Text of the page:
Isaac, Katherine (1992). Civics for Democracy: A Journey for Teachers and Students. Intended to help students learn that citizenship involves more than freedom and liberties, this book encourages students to participate in their schools and communities, to study the long tradition of citizen action in the United States, and to practice citizenship skills. Section 1 provides seven profiles of students who have worked to make positive change. Section 2 offers a history of five citizen movements: (1) civil rights; (2) labor; (3) women's rights; (4) consumer; and (5) environmental. These citizen movements show students how people have created change over the course of U.S. history. Section 3 presents 12 techniques for participation that citizens throughout U.S. history have used and continue to use to affect change. Section 4 describes 10 projects that students can undertake within the school or in the community to practice problem solving. In addition, 75 student activity ideas provide options for students to decide issues in their schools and communities they want to resolve. An extensive resource section list citizens groups, publications, teaching materials, and videos. Descriptors: Activism, Citizen Participation, Citizen Role, Citizenship

Lindblad, Sverker; Wallin, Erik (1993). On Transitions of Power, Democracy, and Education in Sweden, Journal of Curriculum Studies. Discusses changes in educational governance and environment that have developed alongside political and economic changes in Sweden. Describes how both government and education have become less centralized and have adopted more democratic principles. Concludes that more attention is being given to cooperation and communication among teachers and students. Descriptors: Democracy, Economic Change, Economics, Educational Anthropology

Condit, Celeste Michelle (1987). Democracy and Civil Rights: The Universalizing Influence of Public Argumentation, Communication Monographs. Examines American public discourse about civil rights in national magazines from 1939-1959, indicating three stages in the controversy: (1) a positive recharacterization of blacks, (2) an inclusion of blacks under the nation's ideographs, and (3) a final contest between segregationist and integrationist rhetorics. Discusses the potential for rhetorical analysis of social processes. Descriptors: Black History, Civil Rights, Communication Research, Democracy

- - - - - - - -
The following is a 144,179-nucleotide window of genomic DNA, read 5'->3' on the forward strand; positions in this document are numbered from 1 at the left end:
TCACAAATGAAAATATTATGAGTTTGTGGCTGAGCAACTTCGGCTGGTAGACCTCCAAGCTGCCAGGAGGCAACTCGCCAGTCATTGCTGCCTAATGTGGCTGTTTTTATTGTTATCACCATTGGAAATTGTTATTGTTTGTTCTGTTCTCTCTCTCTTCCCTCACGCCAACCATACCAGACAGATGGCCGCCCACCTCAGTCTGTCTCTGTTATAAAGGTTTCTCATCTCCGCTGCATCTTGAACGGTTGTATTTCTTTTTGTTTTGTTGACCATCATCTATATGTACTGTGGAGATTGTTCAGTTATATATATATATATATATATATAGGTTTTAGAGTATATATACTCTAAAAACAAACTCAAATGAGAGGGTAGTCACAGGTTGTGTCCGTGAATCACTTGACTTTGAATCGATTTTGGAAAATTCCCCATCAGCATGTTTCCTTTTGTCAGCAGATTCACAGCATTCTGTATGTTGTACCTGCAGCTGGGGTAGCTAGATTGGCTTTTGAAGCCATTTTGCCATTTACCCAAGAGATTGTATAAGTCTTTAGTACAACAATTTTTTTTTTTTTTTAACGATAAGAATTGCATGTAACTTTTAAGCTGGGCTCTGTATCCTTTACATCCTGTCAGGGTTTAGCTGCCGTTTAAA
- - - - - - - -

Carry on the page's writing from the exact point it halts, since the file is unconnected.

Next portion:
Bridges, Bob (1993). Helping Teachers Educate for Democracy: Teacher Programs and Institutes, Social Studies. Describes the teacher education programs of the Close Up Foundation. Discusses a week-long Washington, D.C., program that brings students and teachers in contact with elected and appointed public officials, lobbyists, and media representatives. Outlines a summer institutes program and an exchange program for U.S. and Japanese teachers. Descriptors: Citizenship Education, Civics, Democracy, Democratic Values

Menacker, Julius (1979). Democracy and College Admission Policy: The German Perspective, College and University. The concept of equal educational opportunity in Germany has been limited by traditions of class rigidity and elitism. Faced with inordinate demand for admission, the German response has been to institute a limited admission policy. Generous financial aid and a policy of unlimited time for study have exacerbated admission pressures. Descriptors: Access to Education, Admission Criteria, College Admission, Comparative Analysis

Staten, Clifford L. (1994). Teaching the U.S. Constitution: Values, Conflict, and Democracy, Curriculum Report. This newsletter essay explores the conflicts between individual values and community values and efforts to resolve these conflicts under the U.S. Constitution. The paper includes five sections: (1) Introduction; (2) Value Conflicts and the Constitution; (3) Making Value Conflicts Relevant to Students; (4) For Example: The Indiana University Southeast Program; and (5) Conclusion. Six case scenarios focus on the conflict between individual values and community values. A teaching strategy is included. Descriptors: Censorship, Civil Liberties, Civil Rights, Conflict Resolution

Velloso, Jacques (1989). Educational Planning and Crisis: Notes on Management, Schooling and Democracy. The role of educational planning is examined in light of the educational scene in developing countries and the economic crises of the 1980s. Divided into three sections the first section of the report deals with educational planning in the eighties, with some of its background; and with the major challenges that are faced by the educational systems of developing countries in the decade ahead. The second section addresses the political nature of educational planning, its scope and its relationships with policy-making and management. The third section discusses the challenge to promote a democratization of basic education in light of both the current economic crisis and the prospects for the nineties. An 80-item list of references is included. Descriptors: Citizenship Education, Democracy, Developed Nations, Developing Nations

Ross, E. Wayne (1996). Diverting Democracy: The Curriculum Standards Movement and Social Studies Education, International Journal of Social Education. Maintains that the debate over the social studies curriculum has been heavily influenced by a small group of conservative foundations, academics, and the federal government. These groups work toward creating an ideological consensus that promotes a national identity and strives to preserve European American dominant culture. Descriptors: Academic Standards, Citizenship Education, Conservatism, Curriculum Development